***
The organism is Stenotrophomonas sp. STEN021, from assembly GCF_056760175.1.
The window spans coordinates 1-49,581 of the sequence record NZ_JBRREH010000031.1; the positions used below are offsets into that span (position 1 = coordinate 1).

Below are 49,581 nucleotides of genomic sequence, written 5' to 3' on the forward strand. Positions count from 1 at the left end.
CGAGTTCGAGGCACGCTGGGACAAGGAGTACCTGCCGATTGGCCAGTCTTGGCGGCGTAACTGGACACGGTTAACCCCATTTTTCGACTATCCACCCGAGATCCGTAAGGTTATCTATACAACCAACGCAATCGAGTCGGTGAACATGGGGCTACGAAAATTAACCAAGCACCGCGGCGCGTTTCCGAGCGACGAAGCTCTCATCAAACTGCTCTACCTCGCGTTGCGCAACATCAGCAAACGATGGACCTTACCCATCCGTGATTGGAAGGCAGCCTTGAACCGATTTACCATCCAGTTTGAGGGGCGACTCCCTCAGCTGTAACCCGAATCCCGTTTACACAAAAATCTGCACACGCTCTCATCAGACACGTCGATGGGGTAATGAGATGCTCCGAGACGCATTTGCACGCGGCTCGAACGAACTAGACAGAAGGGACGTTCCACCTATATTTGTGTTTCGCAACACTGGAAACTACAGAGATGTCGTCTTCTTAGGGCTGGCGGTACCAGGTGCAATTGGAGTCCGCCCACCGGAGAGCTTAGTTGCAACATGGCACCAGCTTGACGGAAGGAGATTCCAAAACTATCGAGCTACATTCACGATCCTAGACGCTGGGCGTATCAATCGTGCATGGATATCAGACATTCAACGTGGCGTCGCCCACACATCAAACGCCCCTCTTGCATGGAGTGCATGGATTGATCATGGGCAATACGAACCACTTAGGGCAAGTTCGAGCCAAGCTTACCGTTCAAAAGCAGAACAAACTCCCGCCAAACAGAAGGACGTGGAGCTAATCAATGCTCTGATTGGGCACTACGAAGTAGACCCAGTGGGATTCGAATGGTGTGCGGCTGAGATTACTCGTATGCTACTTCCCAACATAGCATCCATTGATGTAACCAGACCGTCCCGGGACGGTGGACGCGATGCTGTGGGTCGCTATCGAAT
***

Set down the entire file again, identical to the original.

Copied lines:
The organism is Stenotrophomonas sp. STEN021, from assembly GCF_056760175.1.
The window spans coordinates 1-49,581 of the sequence record NZ_JBRREH010000031.1; the positions used below are offsets into that span (position 1 = coordinate 1).

Below are 49,581 nucleotides of genomic sequence, written 5' to 3' on the forward strand. Positions count from 1 at the left end.
CGAGTTCGAGGCACGCTGGGACAAGGAGTACCTGCCGATTGGCCAGTCTTGGCGGCGTAACTGGACACGGTTAACCCCATTTTTCGACTATCCACCCGAGATCCGTAAGGTTATCTATACAACCAACGCAATCGAGTCGGTGAACATGGGGCTACGAAAATTAACCAAGCACCGCGGCGCGTTTCCGAGCGACGAAGCTCTCATCAAACTGCTCTACCTCGCGTTGCGCAACATCAGCAAACGATGGACCTTACCCATCCGTGATTGGAAGGCAGCCTTGAACCGATTTACCATCCAGTTTGAGGGGCGACTCCCTCAGCTGTAACCCGAATCCCGTTTACACAAAAATCTGCACACGCTCTCATCAGACACGTCGATGGGGTAATGAGATGCTCCGAGACGCATTTGCACGCGGCTCGAACGAACTAGACAGAAGGGACGTTCCACCTATATTTGTGTTTCGCAACACTGGAAACTACAGAGATGTCGTCTTCTTAGGGCTGGCGGTACCAGGTGCAATTGGAGTCCGCCCACCGGAGAGCTTAGTTGCAACATGGCACCAGCTTGACGGAAGGAGATTCCAAAACTATCGAGCTACATTCACGATCCTAGACGCTGGGCGTATCAATCGTGCATGGATATCAGACATTCAACGTGGCGTCGCCCACACATCAAACGCCCCTCTTGCATGGAGTGCATGGATTGATCATGGGCAATACGAACCACTTAGGGCAAGTTCGAGCCAAGCTTACCGTTCAAAAGCAGAACAAACTCCCGCCAAACAGAAGGACGTGGAGCTAATCAATGCTCTGATTGGGCACTACGAAGTAGACCCAGTGGGATTCGAATGGTGTGCGGCTGAGATTACTCGTATGCTACTTCCCAACATAGCATCCATTGATGTAACCAGACCGTCCCGGGACGGTGGACGCGATGCTGTGGGTCGCTATCGAAT